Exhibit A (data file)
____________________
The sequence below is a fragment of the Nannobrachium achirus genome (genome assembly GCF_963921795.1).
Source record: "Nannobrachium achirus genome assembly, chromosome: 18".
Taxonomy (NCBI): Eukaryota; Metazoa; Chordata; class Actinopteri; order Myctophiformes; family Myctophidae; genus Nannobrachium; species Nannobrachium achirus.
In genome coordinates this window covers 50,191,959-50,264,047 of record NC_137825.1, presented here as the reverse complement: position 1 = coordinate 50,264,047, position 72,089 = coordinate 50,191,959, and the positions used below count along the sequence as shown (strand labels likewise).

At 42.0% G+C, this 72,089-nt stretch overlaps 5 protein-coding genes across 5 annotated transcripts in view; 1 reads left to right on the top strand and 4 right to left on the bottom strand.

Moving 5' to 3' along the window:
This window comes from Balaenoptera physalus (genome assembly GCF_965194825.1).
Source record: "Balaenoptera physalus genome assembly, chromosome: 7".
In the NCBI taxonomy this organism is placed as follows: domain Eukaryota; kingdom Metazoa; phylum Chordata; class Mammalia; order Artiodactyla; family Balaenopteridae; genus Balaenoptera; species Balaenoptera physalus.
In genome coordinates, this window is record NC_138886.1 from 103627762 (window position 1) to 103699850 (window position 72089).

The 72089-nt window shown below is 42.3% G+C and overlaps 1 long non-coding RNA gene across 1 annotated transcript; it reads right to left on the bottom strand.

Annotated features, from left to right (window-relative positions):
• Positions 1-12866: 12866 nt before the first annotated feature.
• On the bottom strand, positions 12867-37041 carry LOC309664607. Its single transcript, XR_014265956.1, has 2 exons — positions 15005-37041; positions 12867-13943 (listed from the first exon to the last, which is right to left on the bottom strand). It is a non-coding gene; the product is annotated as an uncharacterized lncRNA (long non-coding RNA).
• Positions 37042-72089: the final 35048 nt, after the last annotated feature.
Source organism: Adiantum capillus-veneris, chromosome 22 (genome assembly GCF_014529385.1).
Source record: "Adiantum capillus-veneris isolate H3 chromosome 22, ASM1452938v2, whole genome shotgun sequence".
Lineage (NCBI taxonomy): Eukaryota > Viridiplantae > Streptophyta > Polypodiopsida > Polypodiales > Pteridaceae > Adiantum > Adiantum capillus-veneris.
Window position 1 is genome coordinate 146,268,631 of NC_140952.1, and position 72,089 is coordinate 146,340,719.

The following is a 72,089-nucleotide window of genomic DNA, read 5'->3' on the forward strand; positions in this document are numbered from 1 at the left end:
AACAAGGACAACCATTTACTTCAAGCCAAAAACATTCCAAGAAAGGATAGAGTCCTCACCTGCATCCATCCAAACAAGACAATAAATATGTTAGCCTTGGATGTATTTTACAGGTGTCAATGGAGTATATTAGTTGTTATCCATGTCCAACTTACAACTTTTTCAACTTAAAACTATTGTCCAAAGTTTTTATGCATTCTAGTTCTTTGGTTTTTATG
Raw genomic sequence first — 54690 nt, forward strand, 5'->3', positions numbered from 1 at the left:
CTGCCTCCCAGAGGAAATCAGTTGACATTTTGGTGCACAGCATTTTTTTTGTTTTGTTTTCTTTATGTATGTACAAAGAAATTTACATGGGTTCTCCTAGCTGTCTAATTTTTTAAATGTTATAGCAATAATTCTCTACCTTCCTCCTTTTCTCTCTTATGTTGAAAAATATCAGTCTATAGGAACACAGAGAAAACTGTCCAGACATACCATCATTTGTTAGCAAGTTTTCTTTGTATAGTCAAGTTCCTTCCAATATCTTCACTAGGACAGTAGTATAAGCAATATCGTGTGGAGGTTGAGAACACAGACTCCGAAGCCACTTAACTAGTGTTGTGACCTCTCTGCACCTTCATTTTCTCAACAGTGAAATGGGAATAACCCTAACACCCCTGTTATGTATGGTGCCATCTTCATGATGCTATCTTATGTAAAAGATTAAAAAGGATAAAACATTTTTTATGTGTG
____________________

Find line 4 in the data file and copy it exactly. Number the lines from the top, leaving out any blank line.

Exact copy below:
In genome coordinates this window covers 50,191,959-50,264,047 of record NC_137825.1, presented here as the reverse complement: position 1 = coordinate 50,264,047, position 72,089 = coordinate 50,191,959, and the positions used below count along the sequence as shown (strand labels likewise).